Editor’s note: This is part three in a series of posts about the Transportation Department’s sweeping new airline passenger protection rules. Please take a moment to comment on these proposed rules at Regulationroom.org. The future of air travel depends on it.
The heart of the government’s new rulemaking on air travel is a requirement that would set minimum customer service standards for air carriers. The government has never attempted anything this ambitious, and it is bound to be flooded with emails from airline employees and apologists demanding that it back down.
It’s up to airline passengers to say otherwise by commenting on this proposal.
Essentially, the third part of the DOT’s rulemaking does two things: First, it requires foreign airlines serving U.S. destinations to adopt customer service plans that address issues like offering the lowest fares available, notification of delays, delivering baggage on time, providing prompt ticket refunds and handling bumped passengers with consistency, among others. These rules are already in effect for domestic carriers.
But what’s likely to cause airlines the most pain — and their customer the most pleasure — is a proposed rule that would set minimum customer service standards. Until now, the existing rule has had an enormous loophole: It wasn’t specific enough (DOT’s words, not mine) for a consumer to have realistic expectations of the types of services a carrier will provide under its plan, or that some carriers may not be living up to their customer service commitments.
In other words, it’s not worth the paper on which it’s printed.
The new standards would compel airlines to do the following:
(1) offering the lowest fare available on the carrier’s website, at the ticket counter, or when a customer calls the carrier’s reservation center to inquire about a fare or to make a reservation
(2) notifying consumers in the boarding gate area, on board aircraft, and via a carrier’s telephone reservation system and its website of known delays, cancellations, and diversions
(3) delivering baggage on time, including making every reasonable effort to return mishandled baggage within twenty-four hours and compensating passengers for reasonable expenses that result due to delay in delivery
(4) allowing reservations to be held at the quoted fare without payment, or cancelled without penalty, for at least twenty-four hours after the reservation is made
(5) where ticket refunds are due, providing prompt refunds for credit card purchases as required by 14 CFR 374.3 and 12 CFR Part 226, and for cash and check purchases within 20 days after receiving a complete refund request
(6) properly accommodating passengers with disabilities as required by 14 CFR Part 382 and for other special-needs passengers as set forth in the carrier’s policies and procedures, including during lengthy tarmac delays
(7) meeting customers’ essential needs during lengthy tarmac delays as required by 14 CFR 259.4 and as provided for in each covered carrier’s contingency plan
(8) handling “bumped” passengers with fairness and consistency in the case of oversales as required by 14 CFR Part 250 and as described in each carrier’s policies and procedures for determining boarding priority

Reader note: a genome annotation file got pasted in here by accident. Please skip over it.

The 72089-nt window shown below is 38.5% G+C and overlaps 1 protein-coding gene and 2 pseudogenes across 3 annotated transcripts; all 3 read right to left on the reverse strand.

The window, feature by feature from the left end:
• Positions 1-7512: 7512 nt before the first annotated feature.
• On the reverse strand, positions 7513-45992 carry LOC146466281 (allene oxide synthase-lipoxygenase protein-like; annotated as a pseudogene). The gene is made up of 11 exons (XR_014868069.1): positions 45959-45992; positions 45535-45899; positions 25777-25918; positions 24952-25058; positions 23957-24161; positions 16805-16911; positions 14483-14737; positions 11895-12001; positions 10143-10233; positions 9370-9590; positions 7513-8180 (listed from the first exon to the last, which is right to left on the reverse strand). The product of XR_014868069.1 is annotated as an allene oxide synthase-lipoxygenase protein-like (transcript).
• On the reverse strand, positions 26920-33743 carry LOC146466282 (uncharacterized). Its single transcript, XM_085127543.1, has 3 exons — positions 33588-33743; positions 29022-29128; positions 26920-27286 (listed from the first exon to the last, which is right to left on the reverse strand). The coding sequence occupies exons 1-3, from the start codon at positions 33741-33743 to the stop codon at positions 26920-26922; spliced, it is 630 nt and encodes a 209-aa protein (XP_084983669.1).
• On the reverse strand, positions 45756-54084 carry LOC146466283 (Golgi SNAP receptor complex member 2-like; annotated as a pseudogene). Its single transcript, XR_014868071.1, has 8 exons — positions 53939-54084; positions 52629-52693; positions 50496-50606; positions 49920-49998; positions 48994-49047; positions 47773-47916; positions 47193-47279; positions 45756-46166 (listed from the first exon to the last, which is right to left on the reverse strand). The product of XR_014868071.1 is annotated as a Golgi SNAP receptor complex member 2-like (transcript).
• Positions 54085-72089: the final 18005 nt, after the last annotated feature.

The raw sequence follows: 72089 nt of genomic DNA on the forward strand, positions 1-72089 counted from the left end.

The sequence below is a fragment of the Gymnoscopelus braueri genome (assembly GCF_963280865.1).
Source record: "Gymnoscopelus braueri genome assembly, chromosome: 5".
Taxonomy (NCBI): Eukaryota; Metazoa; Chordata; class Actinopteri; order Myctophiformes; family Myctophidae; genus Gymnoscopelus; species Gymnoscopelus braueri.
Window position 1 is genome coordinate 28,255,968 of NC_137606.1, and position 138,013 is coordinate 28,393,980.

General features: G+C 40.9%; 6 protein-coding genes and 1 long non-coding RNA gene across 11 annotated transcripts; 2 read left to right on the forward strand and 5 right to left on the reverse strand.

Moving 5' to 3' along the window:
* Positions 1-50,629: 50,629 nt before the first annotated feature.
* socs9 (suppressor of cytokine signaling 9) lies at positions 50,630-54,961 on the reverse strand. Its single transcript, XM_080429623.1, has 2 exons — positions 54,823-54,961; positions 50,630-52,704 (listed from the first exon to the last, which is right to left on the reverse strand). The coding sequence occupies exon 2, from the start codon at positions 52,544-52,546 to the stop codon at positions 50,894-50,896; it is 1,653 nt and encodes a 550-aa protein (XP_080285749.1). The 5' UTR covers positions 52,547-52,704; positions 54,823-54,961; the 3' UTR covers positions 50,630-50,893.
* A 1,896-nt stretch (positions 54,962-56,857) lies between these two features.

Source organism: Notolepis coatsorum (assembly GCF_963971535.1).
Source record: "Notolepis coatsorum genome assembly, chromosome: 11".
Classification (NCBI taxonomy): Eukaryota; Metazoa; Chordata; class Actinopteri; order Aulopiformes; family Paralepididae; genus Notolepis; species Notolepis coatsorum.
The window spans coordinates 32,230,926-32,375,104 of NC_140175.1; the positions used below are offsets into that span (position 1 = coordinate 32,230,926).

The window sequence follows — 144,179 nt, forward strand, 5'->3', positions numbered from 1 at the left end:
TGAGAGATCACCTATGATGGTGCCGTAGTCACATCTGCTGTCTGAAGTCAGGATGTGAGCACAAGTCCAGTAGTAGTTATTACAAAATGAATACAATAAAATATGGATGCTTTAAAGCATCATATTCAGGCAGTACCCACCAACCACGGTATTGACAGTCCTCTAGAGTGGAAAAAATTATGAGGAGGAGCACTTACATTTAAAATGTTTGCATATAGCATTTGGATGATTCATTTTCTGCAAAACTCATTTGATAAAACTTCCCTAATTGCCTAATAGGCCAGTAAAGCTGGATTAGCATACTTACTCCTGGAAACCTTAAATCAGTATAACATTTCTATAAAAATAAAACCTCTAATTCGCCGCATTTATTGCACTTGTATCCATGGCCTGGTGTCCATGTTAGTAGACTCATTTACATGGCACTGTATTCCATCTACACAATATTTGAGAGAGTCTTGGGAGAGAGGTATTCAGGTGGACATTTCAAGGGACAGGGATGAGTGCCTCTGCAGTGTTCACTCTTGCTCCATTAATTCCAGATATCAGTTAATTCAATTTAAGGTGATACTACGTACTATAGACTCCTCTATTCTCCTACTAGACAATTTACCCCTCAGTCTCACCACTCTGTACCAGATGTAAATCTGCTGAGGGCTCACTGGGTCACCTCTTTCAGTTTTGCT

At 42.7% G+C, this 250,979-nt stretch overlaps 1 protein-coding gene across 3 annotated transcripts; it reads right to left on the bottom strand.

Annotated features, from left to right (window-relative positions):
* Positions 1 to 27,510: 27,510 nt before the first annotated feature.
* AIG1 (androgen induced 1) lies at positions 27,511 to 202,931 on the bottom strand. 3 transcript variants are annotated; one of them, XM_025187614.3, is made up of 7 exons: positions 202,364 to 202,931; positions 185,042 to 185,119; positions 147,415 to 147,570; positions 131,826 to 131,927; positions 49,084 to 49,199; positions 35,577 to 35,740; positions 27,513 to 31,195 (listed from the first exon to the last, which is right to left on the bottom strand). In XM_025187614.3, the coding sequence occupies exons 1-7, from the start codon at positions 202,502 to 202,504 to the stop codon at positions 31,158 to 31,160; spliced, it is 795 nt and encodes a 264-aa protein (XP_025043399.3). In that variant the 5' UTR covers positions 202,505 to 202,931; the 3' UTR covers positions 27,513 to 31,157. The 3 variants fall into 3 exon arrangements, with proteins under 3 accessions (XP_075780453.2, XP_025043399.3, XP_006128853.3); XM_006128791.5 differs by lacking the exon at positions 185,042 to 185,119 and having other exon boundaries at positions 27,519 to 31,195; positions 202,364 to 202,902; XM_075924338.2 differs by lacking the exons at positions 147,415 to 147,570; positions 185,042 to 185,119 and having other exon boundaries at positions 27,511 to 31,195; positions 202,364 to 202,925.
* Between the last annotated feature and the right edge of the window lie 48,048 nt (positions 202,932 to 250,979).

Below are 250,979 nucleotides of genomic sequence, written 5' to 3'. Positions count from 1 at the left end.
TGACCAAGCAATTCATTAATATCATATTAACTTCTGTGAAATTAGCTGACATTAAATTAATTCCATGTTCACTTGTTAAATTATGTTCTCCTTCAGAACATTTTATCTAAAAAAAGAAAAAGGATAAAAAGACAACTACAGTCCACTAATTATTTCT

(9) disclosing cancellation policies, frequent flyer rules, aircraft configuration, and lavatory availability on the selling carrier’s website, and upon request, from the selling carrier’s telephone reservations staff; (10) notifying consumers in a timely manner of changes in their travel itineraries
(11) ensuring good customer service from code-share partners operating a flight, including making reasonable efforts to ensure that its code-share partner(s) have comparable customer service plans or provide comparable customer service levels, or have adopted the identified carrier’s customer service plan; (12) ensuring responsiveness to customer complaints as required by 14 CFR 259.7
(13) identifying the services it provides to mitigate passenger inconveniences resulting from flight cancellations and misconnections
The government doesn’t want to leave it up to airlines to define the terms, either. For example,
With regard to delivering baggage on time, we solicit comment on whether we should also include as standards (1) that carriers reimburse passengers the fee charged to transport a bag if that bag is lost or not timely delivered, as well as (2) the time when a bag should be considered not to have been timely delivered (e.g., delivered on same or earlier flight than the passenger, delivered within 2 hours of the passenger’s arrival).
As I review this portion of the rulemaking I’m astonished that the airline industry needs to be told in such detail what the right thing to do is. It’s almost as if the kids have been misbehaving since that deregulation thing, and now daddy is laying down the law.
And unbelievably hard to show how much it would — or wouldn’t — cost, according to the preliminary regulatory analysis (PDF) .
The lack of specified minimum standards … makes it difficult for both passengers and the Department to evaluate the specific guarantees of service provision that are being made by carriers.
I see it differently. I don’t know how we can not afford to move forward with these new, long-overdue rules.
The Rulemaking Series
I’ve written this series of posts in order to help you understand the Transportation Department’s proposed rules and offer the most informed feedback during its commenting period. Please take a moment to read them and then tell the government what you think at Regulationroom.org.
If you have any feedback on this series, please send me an email. And thanks for reading.
(Photo: Darrren Hester/Flickr Creative Commons)